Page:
My husband also has one beautiful daughter, also an only child, who now lives in Belgium. She and Marcy were born in the same month and on the same day, even though 17 years apart. When I speak of that to others, I, as well as they, get goose bumps. What were the chances of that happening? They are so much alike that when I talk to his daughter on the phone or see her in person when we visit, I see the same personality come through, the same expressions and the same words out of her mouth that remind me so much of my daughter. We get along beautifully, something I am grateful for.

And now we have a grandson, something I thought would never be. A picture of Marcy is on a wall in her Belgium apartment so that my grandson will know where his middle name Marc comes from. She has made sure he knows the connection and will continue to do so throughout his life.

My husband and my stepdaughter make sure I am a great part of our grandson’s life. Not only is he thrilled with his first grandson, but more importantly to him, is the fact that I, too, can share that joy with him. He knows how much it means to me. I truly love this little boy and know that as he grows up, I will always be ‘grandma’ to him. I understand it is not important that we are not blood relatives. I am as close to him as any grandparent can be and can’t wait for the next time we are together.

I hope you, too, have the love and support that I have found and that it has helped you cope with your loss.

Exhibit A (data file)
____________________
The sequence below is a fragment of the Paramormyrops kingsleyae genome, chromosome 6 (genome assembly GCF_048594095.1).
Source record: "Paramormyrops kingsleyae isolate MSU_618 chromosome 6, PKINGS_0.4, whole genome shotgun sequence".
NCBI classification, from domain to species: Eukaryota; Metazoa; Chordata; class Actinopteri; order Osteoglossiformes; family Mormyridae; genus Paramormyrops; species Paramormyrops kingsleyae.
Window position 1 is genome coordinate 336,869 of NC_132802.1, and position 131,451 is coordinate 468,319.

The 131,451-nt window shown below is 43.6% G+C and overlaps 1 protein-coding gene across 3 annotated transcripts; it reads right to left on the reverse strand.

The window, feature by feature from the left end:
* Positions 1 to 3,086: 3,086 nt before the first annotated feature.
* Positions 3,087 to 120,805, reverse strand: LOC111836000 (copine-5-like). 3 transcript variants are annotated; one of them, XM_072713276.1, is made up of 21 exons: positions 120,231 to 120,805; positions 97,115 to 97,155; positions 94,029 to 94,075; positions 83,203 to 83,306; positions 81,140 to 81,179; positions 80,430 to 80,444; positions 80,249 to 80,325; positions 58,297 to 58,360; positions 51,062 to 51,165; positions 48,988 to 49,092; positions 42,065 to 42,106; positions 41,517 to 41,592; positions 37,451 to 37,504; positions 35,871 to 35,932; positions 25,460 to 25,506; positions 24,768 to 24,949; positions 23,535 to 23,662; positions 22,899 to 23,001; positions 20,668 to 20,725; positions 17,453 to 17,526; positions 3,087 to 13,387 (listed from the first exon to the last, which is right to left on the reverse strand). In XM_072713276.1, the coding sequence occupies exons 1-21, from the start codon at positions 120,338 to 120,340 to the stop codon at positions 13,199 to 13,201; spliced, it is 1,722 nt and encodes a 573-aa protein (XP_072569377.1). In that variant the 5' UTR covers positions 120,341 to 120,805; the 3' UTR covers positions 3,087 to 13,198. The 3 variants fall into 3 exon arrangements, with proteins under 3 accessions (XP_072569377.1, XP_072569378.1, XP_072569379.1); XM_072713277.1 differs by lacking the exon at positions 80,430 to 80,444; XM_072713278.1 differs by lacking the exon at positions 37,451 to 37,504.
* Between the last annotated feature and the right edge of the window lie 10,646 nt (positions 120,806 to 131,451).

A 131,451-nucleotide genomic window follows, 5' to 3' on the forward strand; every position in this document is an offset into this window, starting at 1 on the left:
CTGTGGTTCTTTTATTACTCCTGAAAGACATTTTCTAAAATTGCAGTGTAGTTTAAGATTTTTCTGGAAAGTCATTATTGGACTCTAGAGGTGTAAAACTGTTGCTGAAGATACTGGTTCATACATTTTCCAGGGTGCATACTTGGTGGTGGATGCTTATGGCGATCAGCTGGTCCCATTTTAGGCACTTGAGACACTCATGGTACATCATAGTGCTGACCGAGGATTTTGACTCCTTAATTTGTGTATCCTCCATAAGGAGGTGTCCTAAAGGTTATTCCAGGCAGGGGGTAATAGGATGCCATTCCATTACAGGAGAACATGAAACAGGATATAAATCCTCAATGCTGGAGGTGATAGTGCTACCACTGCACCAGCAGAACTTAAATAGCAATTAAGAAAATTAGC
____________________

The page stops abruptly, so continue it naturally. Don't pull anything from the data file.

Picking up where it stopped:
Sunday, July 12, 2015

Making a Difference

Thoughts from a recent speech I wrote and gave to a bereavement group on surviving...

You all have a future after the death of your child. Because you are all doing the best you can, you are survivors, survivors from what I believe is the worst possible thing that could ever happen to you. You may question whether you are capable of being a survivor, you may not believe it yet, but in time you will.

All of us have to work it out in our own time sequence. For some it is a shorter period, for others, much longer. I don’t need to tell you what it feels like, how your life changed in a split second, how difficult it is. It is indeed the most unbearable loss of all. But I truly believe we were left here to do some good, to help others who may not know where to turn.

Time is our friend. Time does not heal us completely but it does soften our grief. Hope can be found even when all seems lost. With hope, we are on our way to the reconciliation of our grief and the reinvention of ourselves after this devastating loss. We are forever changed, and it is our choice whether this experience expands or diminishes us. It often takes years to recognize this.

The quote, “I can not choose what I feel, but I can choose what I do about it” has meant a lot to me over the years since my daughter’s death. I choose life. I choose joy again. I choose not to be a victim. Despair and lifelong agony need not be a choice. I know there will be “moments” but those can be safely put back in place. I also choose to help others in the best way I can, through my writing and through my speaking. I choose to make a difference for those who have lost a child and for those who crave to know how to act and react to others who have lost a child. I do all this not only because I want to, but also in my child’s memory. She would have wanted this from me.

Author Martha Hickman in her book, Healing After Loss, said, “We found that our circle of friends shifted. We were surprised and disappointed that people we thought were good friends became distant, uneasy and seemed unable to help us. Others, who were casual acquaintances, became suddenly close, sustainers of life for us. 

Grief changes the rules, and sometimes rearranges the combinations...”